I wonder how many iterations of the ‘professional’ ventilator came and went before the whatever ‘perfect’ or more like preferred, goto and of course closed source machine made whatever gold standard for medical use?

    As I understand things. Patients are heavily sedated prior to being hooled up to a ventilator and one of the main reasons, is to suppress natural breathing so there is no resistance to the mechanical process involved. Possibly leading to over inflated or collapsed lungs at the other extreeme, either of which, does not bode well for a given patient. So, those who imo, poo-poop open sourced efforts based on often spurious reasoning whilst in the middle of a pandemic shortage, would not seem to have my best interests in mind, if there was a choice between something like this available or nothing? These, are the same people who will ask us to line up to test ‘their’ new untested (certainly over time and numbers etc.) vaccine. If and/as when they become available. A very warped science mindset, to say the very least.

    At the end of the day. lots of peopledon’t survive ventillator treatment and who knows if they died from the disease or the ventillation process? I was scared by this: UNTIL I got to where the ‘nurse’ started promoting hydroxychloroquin and zinc but hell, what do I know? I’m neither a pulmonologist nor virologist. Just someone who thinks the truth, whatever it is, is out there somewhere? I just haven’t come across it yet! In the meantime, bravo to those who against all odds, try to solve immediate and ongoing problems via their endeavours.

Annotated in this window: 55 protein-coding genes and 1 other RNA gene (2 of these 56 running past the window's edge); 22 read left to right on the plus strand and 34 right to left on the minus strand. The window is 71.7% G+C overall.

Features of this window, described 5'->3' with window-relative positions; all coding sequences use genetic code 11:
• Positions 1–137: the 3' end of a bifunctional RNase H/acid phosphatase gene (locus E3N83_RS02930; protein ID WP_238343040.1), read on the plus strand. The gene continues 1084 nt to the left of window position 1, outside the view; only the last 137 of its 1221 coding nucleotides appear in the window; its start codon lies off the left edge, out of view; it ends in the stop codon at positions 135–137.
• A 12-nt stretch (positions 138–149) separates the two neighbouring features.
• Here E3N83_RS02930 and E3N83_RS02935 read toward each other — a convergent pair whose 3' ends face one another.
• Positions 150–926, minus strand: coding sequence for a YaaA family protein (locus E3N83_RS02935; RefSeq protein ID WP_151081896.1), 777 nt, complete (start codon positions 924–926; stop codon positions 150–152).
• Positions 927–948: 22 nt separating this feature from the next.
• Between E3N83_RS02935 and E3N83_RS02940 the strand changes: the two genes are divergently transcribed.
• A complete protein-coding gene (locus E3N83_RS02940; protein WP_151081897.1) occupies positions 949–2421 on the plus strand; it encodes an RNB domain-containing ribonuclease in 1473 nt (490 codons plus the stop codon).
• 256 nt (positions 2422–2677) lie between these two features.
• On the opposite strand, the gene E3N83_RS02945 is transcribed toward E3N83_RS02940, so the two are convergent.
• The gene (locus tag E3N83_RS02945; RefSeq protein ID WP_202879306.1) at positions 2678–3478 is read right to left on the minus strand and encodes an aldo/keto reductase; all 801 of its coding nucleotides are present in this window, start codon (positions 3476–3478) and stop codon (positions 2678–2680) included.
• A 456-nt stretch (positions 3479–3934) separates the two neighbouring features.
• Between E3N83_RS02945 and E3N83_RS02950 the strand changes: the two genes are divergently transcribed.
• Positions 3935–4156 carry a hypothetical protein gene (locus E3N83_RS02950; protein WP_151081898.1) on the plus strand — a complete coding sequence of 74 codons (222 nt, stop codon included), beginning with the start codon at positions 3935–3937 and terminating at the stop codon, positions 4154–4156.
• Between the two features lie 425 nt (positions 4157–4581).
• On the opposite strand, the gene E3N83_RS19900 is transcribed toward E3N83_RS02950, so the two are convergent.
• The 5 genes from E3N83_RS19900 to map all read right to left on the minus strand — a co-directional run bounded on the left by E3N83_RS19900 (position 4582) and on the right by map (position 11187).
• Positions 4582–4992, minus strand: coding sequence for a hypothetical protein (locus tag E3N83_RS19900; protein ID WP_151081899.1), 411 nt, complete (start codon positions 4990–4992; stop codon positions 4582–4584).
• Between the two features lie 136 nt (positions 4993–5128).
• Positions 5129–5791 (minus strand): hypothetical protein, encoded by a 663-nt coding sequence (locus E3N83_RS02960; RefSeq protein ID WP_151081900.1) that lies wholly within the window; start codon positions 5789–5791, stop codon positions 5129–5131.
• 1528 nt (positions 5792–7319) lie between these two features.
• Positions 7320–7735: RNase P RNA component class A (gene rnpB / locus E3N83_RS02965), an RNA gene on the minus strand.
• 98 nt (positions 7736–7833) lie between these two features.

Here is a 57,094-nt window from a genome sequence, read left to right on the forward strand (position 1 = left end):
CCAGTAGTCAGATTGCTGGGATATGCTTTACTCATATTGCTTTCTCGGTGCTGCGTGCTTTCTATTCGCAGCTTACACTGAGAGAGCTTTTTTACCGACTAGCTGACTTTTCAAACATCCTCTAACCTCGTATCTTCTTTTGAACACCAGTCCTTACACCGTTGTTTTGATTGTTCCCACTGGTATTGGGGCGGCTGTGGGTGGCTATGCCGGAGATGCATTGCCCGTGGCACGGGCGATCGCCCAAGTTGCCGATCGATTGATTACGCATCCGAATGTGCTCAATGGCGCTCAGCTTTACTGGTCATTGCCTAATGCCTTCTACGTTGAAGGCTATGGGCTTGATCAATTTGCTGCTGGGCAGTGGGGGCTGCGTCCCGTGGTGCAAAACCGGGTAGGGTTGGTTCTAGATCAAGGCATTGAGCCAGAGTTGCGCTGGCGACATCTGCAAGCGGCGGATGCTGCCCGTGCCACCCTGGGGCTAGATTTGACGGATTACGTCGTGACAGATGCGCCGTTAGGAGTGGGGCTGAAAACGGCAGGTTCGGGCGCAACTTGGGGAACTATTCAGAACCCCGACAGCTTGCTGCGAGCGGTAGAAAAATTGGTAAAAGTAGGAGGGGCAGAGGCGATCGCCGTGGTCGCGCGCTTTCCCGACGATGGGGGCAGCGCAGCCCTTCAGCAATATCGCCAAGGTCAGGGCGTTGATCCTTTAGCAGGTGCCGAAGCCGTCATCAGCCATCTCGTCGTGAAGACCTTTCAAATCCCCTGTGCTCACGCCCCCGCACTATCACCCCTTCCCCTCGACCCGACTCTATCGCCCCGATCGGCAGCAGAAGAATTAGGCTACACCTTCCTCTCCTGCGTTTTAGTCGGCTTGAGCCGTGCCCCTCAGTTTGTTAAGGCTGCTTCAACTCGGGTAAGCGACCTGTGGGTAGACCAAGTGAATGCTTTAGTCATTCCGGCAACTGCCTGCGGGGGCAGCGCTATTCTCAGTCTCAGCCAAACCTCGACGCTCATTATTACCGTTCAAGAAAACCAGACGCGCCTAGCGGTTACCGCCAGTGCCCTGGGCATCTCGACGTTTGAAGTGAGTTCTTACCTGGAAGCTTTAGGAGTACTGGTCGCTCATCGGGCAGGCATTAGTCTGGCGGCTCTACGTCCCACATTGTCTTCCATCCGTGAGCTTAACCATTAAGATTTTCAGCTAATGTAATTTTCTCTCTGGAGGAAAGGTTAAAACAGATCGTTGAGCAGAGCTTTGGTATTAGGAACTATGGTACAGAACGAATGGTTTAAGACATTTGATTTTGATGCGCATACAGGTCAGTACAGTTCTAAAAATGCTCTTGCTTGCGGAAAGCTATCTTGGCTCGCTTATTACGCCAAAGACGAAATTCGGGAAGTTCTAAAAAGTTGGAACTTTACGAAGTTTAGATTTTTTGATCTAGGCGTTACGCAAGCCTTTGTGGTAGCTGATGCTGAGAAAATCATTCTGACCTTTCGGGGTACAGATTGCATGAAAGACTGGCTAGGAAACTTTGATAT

5. +1. Yeah, death stats they throw around these days are pretty much crap, in my personal, unprofessional opinion – you’re welcome to take it or leave it. When you promise government $$$ to places with covid deaths by death count, and set the bar for it as low as an asymptomatic positive test or ‘matching symptoms’ to be counted as a covid death, what do you think is going to happen… Why do you think coroners have come out together whistle-blowing on cause of death reporting in some areas on this… Yeah, it sucks, but life comes with a 100% chance of death, at least currently, and somewhere in the ballpark of 8K deaths a DAY is usual for the US. It doesn’t take attributing many of these to covid, which would usually be attributed to another cause under ‘normal circumstances’, to create some nice scare tactics and media fodder.

  6. Absolute bullshit. Death rate is still around 1%. Guess some people just don’t count in your world view?

    People are less likely to die on vents because we’ve determined that ventilators don’t improve your survival chances – once you’re sick enough from covid to require a ventilator, you’re almost certainly going to die regardless of any intervention. Covid’s no longer considered just a respiratory disease, we now know it can do major damage to many other organs as well.